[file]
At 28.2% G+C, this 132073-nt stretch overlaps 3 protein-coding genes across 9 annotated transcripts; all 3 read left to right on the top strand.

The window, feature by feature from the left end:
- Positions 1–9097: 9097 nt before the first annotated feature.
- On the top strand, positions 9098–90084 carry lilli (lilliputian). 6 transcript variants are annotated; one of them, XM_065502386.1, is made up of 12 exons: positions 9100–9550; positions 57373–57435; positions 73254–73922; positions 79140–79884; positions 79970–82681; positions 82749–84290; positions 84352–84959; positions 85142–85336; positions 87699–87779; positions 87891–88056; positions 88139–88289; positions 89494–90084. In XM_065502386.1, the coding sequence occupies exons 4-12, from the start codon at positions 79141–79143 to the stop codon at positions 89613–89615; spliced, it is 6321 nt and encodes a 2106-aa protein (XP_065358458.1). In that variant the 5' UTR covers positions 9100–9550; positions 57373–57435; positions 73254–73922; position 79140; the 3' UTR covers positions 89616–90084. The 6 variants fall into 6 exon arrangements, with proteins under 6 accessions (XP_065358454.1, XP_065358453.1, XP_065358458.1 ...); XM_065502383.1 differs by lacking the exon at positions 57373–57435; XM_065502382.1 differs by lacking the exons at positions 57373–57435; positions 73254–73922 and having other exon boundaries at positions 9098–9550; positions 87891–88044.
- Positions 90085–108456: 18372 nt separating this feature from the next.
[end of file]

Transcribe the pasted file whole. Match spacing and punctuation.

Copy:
At 28.2% G+C, this 132073-nt stretch overlaps 3 protein-coding genes across 9 annotated transcripts; all 3 read left to right on the top strand.

The window, feature by feature from the left end:
- Positions 1–9097: 9097 nt before the first annotated feature.
- On the top strand, positions 9098–90084 carry lilli (lilliputian). 6 transcript variants are annotated; one of them, XM_065502386.1, is made up of 12 exons: positions 9100–9550; positions 57373–57435; positions 73254–73922; positions 79140–79884; positions 79970–82681; positions 82749–84290; positions 84352–84959; positions 85142–85336; positions 87699–87779; positions 87891–88056; positions 88139–88289; positions 89494–90084. In XM_065502386.1, the coding sequence occupies exons 4-12, from the start codon at positions 79141–79143 to the stop codon at positions 89613–89615; spliced, it is 6321 nt and encodes a 2106-aa protein (XP_065358458.1). In that variant the 5' UTR covers positions 9100–9550; positions 57373–57435; positions 73254–73922; position 79140; the 3' UTR covers positions 89616–90084. The 6 variants fall into 6 exon arrangements, with proteins under 6 accessions (XP_065358454.1, XP_065358453.1, XP_065358458.1 ...); XM_065502383.1 differs by lacking the exon at positions 57373–57435; XM_065502382.1 differs by lacking the exons at positions 57373–57435; positions 73254–73922 and having other exon boundaries at positions 9098–9550; positions 87891–88044.
- Positions 90085–108456: 18372 nt separating this feature from the next.